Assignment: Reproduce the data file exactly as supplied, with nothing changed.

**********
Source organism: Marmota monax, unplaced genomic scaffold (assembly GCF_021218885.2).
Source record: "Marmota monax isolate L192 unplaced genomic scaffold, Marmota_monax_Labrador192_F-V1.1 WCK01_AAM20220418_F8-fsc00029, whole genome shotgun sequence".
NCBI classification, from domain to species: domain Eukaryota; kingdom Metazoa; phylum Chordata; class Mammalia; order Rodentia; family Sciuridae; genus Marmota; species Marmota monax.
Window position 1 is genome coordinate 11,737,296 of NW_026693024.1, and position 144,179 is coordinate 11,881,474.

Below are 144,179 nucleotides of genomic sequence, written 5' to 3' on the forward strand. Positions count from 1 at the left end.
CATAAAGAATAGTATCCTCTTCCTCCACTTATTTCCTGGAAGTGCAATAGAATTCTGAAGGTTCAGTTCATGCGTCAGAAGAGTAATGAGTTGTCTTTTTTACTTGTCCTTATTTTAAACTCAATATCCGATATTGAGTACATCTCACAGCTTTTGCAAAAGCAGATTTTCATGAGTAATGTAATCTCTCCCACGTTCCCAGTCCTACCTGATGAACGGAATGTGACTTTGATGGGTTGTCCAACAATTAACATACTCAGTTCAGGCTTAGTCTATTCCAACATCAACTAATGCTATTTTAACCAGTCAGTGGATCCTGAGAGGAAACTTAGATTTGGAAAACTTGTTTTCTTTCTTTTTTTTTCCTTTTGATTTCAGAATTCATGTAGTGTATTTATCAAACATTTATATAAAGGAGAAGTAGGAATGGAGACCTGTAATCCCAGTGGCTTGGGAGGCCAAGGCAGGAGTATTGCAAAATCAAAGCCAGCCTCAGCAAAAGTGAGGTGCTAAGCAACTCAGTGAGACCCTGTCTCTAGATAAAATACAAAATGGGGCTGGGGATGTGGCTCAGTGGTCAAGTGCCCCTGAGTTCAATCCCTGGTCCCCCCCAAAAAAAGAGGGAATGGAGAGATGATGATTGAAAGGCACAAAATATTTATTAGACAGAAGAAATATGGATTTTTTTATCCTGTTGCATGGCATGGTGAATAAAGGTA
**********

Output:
Source organism: Marmota monax, unplaced genomic scaffold (assembly GCF_021218885.2).
Source record: "Marmota monax isolate L192 unplaced genomic scaffold, Marmota_monax_Labrador192_F-V1.1 WCK01_AAM20220418_F8-fsc00029, whole genome shotgun sequence".
NCBI classification, from domain to species: domain Eukaryota; kingdom Metazoa; phylum Chordata; class Mammalia; order Rodentia; family Sciuridae; genus Marmota; species Marmota monax.
Window position 1 is genome coordinate 11,737,296 of NW_026693024.1, and position 144,179 is coordinate 11,881,474.

Below are 144,179 nucleotides of genomic sequence, written 5' to 3' on the forward strand. Positions count from 1 at the left end.
CATAAAGAATAGTATCCTCTTCCTCCACTTATTTCCTGGAAGTGCAATAGAATTCTGAAGGTTCAGTTCATGCGTCAGAAGAGTAATGAGTTGTCTTTTTTACTTGTCCTTATTTTAAACTCAATATCCGATATTGAGTACATCTCACAGCTTTTGCAAAAGCAGATTTTCATGAGTAATGTAATCTCTCCCACGTTCCCAGTCCTACCTGATGAACGGAATGTGACTTTGATGGGTTGTCCAACAATTAACATACTCAGTTCAGGCTTAGTCTATTCCAACATCAACTAATGCTATTTTAACCAGTCAGTGGATCCTGAGAGGAAACTTAGATTTGGAAAACTTGTTTTCTTTCTTTTTTTTTCCTTTTGATTTCAGAATTCATGTAGTGTATTTATCAAACATTTATATAAAGGAGAAGTAGGAATGGAGACCTGTAATCCCAGTGGCTTGGGAGGCCAAGGCAGGAGTATTGCAAAATCAAAGCCAGCCTCAGCAAAAGTGAGGTGCTAAGCAACTCAGTGAGACCCTGTCTCTAGATAAAATACAAAATGGGGCTGGGGATGTGGCTCAGTGGTCAAGTGCCCCTGAGTTCAATCCCTGGTCCCCCCCAAAAAAAGAGGGAATGGAGAGATGATGATTGAAAGGCACAAAATATTTATTAGACAGAAGAAATATGGATTTTTTTATCCTGTTGCATGGCATGGTGAATAAAGGTA